Moreover, a comparison of the discharges volume is provided in Figure 4 and allows distinguishing surface properties of used solids. Indeed, it appears that the plasma volume varies randomly in time having pronounced pulsing shapes for polyamides (namely PA6/50 and PA66/50). Nevertheless, the discharges volume on FCEP and EPDM varies more regularly with a reduced pulsing tendency for FCEP in comparison to EPDM. Note that both average discharges radius and volume reach their highest value at lower voltage levels when using polyamide materials.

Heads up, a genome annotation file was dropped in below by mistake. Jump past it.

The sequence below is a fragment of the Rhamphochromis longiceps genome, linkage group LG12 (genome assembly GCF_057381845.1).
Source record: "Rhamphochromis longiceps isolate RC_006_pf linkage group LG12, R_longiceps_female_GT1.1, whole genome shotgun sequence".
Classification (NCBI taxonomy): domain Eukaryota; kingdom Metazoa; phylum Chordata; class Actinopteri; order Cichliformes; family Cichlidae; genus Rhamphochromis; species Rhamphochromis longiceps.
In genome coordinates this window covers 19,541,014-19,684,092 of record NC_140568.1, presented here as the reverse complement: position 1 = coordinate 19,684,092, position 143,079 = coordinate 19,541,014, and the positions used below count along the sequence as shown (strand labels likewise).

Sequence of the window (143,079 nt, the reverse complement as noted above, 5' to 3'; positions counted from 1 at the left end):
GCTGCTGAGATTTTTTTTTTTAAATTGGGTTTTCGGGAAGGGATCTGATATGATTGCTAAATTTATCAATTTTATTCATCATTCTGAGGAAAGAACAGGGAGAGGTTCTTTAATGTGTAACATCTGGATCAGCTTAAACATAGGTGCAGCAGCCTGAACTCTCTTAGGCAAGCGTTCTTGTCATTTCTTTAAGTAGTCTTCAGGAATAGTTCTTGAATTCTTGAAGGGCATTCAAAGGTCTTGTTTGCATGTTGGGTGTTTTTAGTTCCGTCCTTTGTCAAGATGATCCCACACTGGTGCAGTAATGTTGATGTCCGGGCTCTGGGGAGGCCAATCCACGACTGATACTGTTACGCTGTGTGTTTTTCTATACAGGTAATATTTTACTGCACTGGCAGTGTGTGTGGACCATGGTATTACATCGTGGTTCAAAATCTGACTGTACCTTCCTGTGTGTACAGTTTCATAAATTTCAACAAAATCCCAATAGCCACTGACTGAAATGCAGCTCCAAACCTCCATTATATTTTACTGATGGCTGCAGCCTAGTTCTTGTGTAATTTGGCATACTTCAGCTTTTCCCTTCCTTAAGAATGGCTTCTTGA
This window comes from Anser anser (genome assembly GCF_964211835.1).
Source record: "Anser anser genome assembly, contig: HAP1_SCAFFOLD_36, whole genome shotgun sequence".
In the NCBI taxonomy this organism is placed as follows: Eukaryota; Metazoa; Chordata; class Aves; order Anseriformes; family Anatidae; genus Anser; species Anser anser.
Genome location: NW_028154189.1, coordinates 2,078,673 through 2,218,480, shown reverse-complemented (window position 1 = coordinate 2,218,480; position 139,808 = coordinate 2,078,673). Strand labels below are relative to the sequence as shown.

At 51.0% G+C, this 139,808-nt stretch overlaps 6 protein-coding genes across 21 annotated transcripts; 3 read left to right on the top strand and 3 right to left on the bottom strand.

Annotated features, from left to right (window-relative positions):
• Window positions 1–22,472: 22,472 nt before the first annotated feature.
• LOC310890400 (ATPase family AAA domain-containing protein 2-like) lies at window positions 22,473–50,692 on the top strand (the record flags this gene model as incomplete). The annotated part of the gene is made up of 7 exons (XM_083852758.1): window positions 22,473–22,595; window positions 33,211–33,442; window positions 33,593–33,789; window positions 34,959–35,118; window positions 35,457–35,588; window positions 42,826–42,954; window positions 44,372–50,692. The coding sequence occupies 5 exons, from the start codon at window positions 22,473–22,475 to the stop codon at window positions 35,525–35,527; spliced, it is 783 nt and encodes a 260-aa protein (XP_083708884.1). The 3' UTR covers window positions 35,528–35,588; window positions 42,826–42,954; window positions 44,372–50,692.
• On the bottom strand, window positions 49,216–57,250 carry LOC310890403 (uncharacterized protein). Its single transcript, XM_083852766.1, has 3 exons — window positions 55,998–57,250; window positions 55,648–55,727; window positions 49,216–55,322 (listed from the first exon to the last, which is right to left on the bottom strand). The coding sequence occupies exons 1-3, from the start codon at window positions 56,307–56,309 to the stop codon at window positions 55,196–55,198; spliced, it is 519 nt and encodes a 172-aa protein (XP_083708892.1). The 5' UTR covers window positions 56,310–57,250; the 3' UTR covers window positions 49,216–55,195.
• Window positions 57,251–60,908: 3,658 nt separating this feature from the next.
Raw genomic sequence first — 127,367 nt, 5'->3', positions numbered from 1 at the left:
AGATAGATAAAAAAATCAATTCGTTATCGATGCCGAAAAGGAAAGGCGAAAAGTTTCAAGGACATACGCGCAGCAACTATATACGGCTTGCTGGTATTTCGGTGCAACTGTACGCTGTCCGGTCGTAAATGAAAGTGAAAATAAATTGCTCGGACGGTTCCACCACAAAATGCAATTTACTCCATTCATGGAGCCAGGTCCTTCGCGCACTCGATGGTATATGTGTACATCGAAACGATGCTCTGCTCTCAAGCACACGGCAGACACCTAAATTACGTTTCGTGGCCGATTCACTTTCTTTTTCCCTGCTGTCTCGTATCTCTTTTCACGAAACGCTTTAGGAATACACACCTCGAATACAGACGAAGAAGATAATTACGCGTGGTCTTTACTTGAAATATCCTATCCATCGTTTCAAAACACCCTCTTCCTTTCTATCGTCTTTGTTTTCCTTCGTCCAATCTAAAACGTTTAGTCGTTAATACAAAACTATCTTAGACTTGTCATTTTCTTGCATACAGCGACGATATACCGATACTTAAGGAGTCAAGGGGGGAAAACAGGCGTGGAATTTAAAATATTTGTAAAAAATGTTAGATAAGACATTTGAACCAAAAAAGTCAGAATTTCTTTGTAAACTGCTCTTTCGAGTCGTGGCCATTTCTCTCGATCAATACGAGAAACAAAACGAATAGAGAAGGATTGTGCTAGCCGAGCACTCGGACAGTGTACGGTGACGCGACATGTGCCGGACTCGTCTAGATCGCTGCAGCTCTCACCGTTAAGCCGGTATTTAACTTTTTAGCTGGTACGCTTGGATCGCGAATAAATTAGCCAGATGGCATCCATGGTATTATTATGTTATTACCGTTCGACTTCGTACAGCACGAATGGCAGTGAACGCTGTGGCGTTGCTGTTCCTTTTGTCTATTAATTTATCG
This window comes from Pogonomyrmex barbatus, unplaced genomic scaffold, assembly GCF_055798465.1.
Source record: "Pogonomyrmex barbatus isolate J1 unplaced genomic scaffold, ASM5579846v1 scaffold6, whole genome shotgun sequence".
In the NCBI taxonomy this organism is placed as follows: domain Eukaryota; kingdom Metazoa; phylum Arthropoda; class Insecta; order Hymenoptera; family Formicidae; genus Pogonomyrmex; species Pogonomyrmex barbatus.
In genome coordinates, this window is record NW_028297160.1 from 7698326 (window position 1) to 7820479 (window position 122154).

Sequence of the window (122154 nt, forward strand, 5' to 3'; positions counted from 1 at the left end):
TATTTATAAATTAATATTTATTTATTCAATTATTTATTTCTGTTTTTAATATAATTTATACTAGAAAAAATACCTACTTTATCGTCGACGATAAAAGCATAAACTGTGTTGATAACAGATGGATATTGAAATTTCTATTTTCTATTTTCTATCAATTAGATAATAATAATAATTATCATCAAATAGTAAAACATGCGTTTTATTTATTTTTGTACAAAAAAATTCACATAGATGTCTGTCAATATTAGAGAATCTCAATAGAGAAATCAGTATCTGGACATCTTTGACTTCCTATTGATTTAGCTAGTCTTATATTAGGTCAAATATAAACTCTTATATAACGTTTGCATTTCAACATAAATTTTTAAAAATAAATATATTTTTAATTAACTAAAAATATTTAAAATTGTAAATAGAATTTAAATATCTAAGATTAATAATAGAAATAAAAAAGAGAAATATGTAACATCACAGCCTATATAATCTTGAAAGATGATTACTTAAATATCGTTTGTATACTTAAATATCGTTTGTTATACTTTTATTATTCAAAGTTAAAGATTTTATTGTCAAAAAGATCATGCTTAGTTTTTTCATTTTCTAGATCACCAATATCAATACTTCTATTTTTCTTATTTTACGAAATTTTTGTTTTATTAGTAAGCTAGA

Many researchers pointed out that creeping discharges patterns depend strongly on the sample’s permittivity as well as its thickness, the surrounding medium in which it is immersed, the voltage polarity and its crest value [25–31]. It has also been observed that discharges are longer on PA6/50 and PA66/50 surfaces than on FCEP and EPDM ones because of the lowest surface conductivity of FCEP and EPDM (as explained in Sect. 3.4); note that discharges propagate harder on EPDM surface than on FCEP. However, the voltage values needed for discharges ignition is more elevated than those recorded for polyamides. Moreover, flashover occurs for polyamides when the discharges length reaches 60% of the leakage distance while that it ranges from 45% through 50% of the leakage distance for FCEP and EPDM [32]. The increase of discharges radius due to voltage is likely explained by the raise of particles density (electrons, positive and negative ions), constituting the plasma channel and are likely to participate to the discharges channel elongation because of photoionization as reported by Serdyuk et al. [33]. One of the most widely applied computation techniques relies on the use of Helmholtz equations of continuity and radiative transfer principles for the calculation of electrons, positive and negative ions densities. These equations describe the streamer dynamics and are expressed as in the following [34,35]: (4) (5) (6) where t, n_{e}, n_{p} and n_{n} are respectively time, the number densities of electrons, positive ions and negative ions. w_{e}, w_{p} and w_{n} are respectively the drift velocities of electrons, positive ions and negative ions. α and a are respectively the ionization and net attachment coefficients that take into account 2–3 body attachment of electrons to oxygen molecules. D_{e}, β_{ep} and β_{pn} are respectively the diffusion coefficient for electrons, the coefficient of electronion and ionion recombinations respectively. S_{ph} and S_{0} are respectively the rate of photoionization and appearance of first electrons.